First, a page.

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Unreported births and deaths, a severe obstacle for improved neonatal survival in low-income countries; a population based study

Mats Målqvist, Leif Eriksson, Nguyen Thu Nga, Linn Irene Fagerland, Dinh Phuong Hoa, Lars Wallin, Uwe Ewald and Lars-Åke Persson*

BMC International Health and Human Rights 2008, 8:4  doi:10.1186/1472-698X-8-4

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Low mortality registration- client and system perspectives

Rajesh Sood   (2008-05-07 15:56)  National Institute of Epidemiology, Chennai, India email

Mortality registration should be viewed from the client perspectives. Adult deaths are notified and reported due to inheritance, and insurance benefits.

In case of infant deaths, the matter often goes unreported as the family members perceive no direct benefit as outcome of death registration.

From the system prespective there are a number of barriers.

The local registrars do the registation only once a month, and ask the person to come in person to get "His Work done", which is another deterrent to access to registration. Expecting a person in grief to go through the trouble of waiting 30 minutes among a group of people who have come for their work to the village council and get a neonatal death registered is thus unreasonable and impractical from the client's perspective.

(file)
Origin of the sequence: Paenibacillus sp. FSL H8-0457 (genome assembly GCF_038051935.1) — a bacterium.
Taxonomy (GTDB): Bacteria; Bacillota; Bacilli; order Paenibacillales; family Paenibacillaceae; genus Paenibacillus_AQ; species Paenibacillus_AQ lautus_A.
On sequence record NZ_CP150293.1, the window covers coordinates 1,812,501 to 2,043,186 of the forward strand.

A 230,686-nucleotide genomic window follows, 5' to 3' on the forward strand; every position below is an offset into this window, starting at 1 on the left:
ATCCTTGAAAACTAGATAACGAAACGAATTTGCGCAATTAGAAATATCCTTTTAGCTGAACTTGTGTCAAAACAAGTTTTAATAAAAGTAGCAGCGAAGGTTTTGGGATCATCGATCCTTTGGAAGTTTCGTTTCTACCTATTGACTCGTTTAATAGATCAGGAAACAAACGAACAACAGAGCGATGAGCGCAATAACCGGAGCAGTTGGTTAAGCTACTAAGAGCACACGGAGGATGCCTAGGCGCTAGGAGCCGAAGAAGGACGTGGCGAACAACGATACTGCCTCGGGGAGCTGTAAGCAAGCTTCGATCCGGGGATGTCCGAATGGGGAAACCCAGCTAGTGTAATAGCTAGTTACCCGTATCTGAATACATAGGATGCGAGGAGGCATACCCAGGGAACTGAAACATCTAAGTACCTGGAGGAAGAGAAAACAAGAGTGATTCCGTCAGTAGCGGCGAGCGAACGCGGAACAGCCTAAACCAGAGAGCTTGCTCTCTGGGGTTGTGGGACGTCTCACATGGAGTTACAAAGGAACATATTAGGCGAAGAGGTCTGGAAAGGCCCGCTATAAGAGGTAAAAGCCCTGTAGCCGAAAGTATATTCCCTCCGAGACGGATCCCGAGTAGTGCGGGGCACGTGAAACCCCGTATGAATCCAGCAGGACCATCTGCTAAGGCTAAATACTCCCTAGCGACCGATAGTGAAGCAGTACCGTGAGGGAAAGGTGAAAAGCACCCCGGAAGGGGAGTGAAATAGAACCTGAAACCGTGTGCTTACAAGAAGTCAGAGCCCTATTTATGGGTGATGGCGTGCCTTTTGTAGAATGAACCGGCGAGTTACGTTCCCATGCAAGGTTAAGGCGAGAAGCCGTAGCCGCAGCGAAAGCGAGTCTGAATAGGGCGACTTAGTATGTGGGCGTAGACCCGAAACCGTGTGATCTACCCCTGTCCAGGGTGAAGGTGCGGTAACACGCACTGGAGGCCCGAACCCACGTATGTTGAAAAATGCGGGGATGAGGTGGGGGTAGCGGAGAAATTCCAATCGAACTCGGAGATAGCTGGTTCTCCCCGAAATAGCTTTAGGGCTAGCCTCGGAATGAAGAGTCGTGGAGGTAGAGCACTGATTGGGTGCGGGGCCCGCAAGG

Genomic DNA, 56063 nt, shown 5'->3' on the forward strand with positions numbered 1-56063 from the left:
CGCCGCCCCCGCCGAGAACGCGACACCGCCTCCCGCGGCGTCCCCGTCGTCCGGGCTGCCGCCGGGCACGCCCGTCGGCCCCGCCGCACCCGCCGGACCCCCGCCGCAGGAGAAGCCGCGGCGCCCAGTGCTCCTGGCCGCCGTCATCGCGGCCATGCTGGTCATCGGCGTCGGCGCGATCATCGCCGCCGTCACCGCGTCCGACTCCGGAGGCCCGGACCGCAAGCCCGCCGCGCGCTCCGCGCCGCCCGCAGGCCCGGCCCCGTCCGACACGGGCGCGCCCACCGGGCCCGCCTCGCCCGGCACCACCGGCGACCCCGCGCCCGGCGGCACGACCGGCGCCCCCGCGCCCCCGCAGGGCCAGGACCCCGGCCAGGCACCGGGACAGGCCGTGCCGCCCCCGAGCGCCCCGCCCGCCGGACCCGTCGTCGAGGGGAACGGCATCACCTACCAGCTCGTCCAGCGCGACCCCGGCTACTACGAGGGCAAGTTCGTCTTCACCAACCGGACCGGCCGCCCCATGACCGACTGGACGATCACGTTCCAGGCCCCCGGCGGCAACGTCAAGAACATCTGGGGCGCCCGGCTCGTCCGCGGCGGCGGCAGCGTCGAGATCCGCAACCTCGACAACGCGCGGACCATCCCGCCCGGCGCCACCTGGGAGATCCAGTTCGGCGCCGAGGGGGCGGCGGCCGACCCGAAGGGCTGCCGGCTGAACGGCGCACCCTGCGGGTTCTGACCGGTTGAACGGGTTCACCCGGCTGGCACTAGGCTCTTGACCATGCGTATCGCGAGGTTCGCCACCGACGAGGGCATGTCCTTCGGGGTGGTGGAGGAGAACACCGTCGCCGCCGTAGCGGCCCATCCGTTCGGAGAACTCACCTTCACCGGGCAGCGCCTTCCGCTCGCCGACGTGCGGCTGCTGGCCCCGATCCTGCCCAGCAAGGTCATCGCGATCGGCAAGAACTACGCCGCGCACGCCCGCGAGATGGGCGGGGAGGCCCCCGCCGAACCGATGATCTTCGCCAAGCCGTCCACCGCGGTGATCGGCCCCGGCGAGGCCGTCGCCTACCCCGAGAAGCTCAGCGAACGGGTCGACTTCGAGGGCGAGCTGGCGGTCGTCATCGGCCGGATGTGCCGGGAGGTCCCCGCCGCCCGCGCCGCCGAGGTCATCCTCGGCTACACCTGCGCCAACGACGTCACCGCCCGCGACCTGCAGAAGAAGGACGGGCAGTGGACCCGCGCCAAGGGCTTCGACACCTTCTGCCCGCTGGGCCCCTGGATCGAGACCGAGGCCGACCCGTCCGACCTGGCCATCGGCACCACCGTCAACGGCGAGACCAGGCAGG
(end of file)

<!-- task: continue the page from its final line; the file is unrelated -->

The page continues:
In India, the health worker is to notify births and deaths to local registrar of village panchayat (local self government). The workers are reluctant or hesistant to do so dur to fear and apprehensisons that they will be puled up for poor care negligence, and subsequent enquiry and unwanted paperwork.

In institutional deliveries, there is a tendency to report early neonatal deaths as stillbirths by health care providers, to avoid death enquiry was seen in areas where death enquiry was attempted (like Tamil Nadu).

Institution based de facto reporting of deaths suffers from a major limitation of skewed disaggergated analysis. Places having medical colleges get high number of high risk cases, more deaths reported and thus higher IMR, NMR etc which is not actually true.

The solution thus lies in strengthening community based reporting de jure. An incentive to grassroot level workers to register the vital events, sensitize registrars and validation of the zero reporting is suggested as a measure to strengthen vital registration.

Competing interests



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